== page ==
just struck gold. Literally.
The movie theater company announced it has bought a 22% stake in
Hycroft Mining Holding
and its 71,000-acre gold and silver mine in northern Nevada.
(ticker: AMC) will invest $27.9 million in cash in Hycroft (
) in exchange for 23.4 million warrants units, with each unit consisting of one common share of Hycroft and one common share purchase warrant. The units are priced at $1.193 a share, while each purchase warrant is priced at about $1.07 a share and carries a five-year term. AMC also was granted the right to appoint a representative to Hycroft’s board.
Eric Sprott, one of the world’s leading gold and silver investors, will make an equal investment in Hycroft along with AMC. Together, AMC and Sprott are investing $56 million.
The investment was made through a holding company for Sprott, not through the investor’s eponymous alternative asset manager Sprott Inc., the company clarified. Sprott Inc. couldn’t comment on the investment. Eric Sprott and his holding company were not immediately available to comment on the investment.
The Hycroft Mine has about 15 million ounces of gold deposits and some 600 million ounces of silver deposits, AMC said.
“To state the obvious, one would not normally think that a movie theater company’s core competency includes gold or silver mining,” said AMC CEO Adam Aron.
Indeed, the news came as a surprise to Wall Street analysts.
“It doesn’t seem like a terrible downside, but at the same time, it’s bizarre,” said Wedbush analyst Alicia Reese. “It’s unexpected to say the least.”
Although box office sales are coming back, with high-profile premieres like “The Batman” bringing in $128.5 million in North American ticket sales during the film’s opening weekend, AMC is shifting its model to diversify its holdings after ticket sales took a hit during the pandemic.
The company is using the money it raked in from the same investing frenzy—bout $1.8 billion, according to Aron—to fund the investment.
“Our strategic investment being announced today is the result of our having identified a company in an unrelated industry that appears to be just like AMC of a year ago. It, too, has rock-solid assets, but for a variety of reasons, it has been facing a severe and immediate liquidity issue,” Aron said.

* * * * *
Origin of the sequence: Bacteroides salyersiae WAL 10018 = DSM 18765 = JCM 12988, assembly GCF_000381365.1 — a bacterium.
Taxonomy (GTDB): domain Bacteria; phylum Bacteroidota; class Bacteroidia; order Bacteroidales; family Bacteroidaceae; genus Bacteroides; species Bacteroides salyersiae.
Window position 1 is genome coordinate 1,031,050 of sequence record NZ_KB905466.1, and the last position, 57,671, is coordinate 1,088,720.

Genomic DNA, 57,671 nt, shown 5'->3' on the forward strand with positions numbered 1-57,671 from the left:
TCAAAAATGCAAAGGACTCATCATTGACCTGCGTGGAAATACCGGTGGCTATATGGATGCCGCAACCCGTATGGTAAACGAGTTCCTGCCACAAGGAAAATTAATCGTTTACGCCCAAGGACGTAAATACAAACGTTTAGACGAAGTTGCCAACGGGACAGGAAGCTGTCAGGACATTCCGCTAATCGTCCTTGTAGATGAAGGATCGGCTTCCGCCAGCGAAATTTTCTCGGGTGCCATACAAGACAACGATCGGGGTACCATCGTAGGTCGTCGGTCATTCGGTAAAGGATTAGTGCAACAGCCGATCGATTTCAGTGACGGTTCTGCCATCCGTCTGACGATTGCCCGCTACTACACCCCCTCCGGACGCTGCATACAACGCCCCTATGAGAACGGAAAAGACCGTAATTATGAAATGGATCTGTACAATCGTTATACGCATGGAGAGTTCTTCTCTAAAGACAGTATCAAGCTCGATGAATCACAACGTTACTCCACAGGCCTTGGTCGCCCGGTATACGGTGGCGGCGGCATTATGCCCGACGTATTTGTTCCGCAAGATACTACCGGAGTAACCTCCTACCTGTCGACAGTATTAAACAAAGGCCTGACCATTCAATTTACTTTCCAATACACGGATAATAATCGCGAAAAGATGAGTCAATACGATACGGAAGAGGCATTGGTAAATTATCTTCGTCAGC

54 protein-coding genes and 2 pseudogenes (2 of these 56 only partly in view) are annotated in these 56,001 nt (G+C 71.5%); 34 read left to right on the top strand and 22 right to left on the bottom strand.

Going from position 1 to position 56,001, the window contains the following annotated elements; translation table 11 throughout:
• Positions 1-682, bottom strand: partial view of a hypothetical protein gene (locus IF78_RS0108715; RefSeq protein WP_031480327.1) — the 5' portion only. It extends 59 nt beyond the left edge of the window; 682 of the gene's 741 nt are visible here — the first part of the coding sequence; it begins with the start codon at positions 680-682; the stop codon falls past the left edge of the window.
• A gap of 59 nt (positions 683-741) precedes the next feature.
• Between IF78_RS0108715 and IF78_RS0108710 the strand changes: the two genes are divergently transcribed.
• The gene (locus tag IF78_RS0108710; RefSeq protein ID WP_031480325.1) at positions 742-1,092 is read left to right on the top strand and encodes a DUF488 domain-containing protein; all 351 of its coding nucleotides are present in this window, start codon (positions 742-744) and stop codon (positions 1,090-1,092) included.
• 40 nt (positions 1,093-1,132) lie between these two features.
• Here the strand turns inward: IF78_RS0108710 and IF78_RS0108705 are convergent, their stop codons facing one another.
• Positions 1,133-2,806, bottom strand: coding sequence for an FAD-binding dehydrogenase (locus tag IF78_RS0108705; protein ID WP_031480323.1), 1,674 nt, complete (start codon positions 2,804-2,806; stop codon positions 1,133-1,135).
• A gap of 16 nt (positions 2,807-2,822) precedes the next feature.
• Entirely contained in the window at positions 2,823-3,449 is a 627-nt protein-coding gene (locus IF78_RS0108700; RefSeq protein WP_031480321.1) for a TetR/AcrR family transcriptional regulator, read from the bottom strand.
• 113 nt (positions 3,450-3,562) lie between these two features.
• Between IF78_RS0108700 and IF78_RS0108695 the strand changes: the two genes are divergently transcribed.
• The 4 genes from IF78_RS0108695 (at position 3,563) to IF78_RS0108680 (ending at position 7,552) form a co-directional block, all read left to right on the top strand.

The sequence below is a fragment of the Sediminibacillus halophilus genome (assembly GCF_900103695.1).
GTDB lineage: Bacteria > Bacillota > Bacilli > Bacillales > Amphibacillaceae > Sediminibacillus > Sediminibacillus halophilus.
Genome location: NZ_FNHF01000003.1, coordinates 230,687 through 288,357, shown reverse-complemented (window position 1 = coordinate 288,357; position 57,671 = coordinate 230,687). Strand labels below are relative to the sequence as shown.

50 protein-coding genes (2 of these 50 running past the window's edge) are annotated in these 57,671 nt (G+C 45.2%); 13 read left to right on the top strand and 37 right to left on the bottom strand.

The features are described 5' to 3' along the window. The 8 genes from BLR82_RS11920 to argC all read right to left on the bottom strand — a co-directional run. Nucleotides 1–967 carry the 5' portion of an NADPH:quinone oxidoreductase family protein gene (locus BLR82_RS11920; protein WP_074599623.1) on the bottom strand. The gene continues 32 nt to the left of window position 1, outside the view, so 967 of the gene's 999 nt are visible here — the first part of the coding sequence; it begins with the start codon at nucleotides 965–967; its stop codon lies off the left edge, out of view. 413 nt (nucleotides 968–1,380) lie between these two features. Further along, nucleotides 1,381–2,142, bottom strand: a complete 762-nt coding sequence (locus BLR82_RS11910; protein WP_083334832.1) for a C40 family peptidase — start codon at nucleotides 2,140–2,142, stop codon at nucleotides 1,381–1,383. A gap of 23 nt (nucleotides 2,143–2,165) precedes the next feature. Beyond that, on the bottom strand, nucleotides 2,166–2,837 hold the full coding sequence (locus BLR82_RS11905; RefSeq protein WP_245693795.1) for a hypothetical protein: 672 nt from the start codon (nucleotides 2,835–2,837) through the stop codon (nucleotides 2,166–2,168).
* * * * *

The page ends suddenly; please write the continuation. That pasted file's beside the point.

Aron believes AMC can help the mining company navigate its liquidity issues.
“Should this company bounce back, it’ll be a nice cash windfall, creating more liquidity for them later,” Reese said. And in the grand scheme of things, $28 million is relatively inexpensive if the effort goes south, she added.
In the past, meme traders tended to flock toward cryptocurrencies and other meme stocks, but typically avoided gold, wrote Oanda analyst Edward Moya. AMC’s move could change that.
“It appears meme stock trading is trying to make a comeback with Hycroft Mining, a little distressed gold miner, but that should suggest more companies will follow suit,” Moya wrote.
AMC’s other investments include adding new theaters, increasing IMAX (IMAX) and Dolby Cinema premium screens, and NFT programs. The chain has also moved to accept cryptocurrency in theaters to boost attendance, and has a new initiative to enter retail popcorn sales.
“Even with the enthusiasm that the public has for moviegoing at our theatres, it is not enough for us to merely bring back the AMC of old,” he said.
Shares of AMC rose 6.9% to $14.49 Tuesday, while Hycroft stock gained 9.4%, after being up more than 24% earlier in the day.
Write to Sabrina Escobar at firstname.lastname@example.org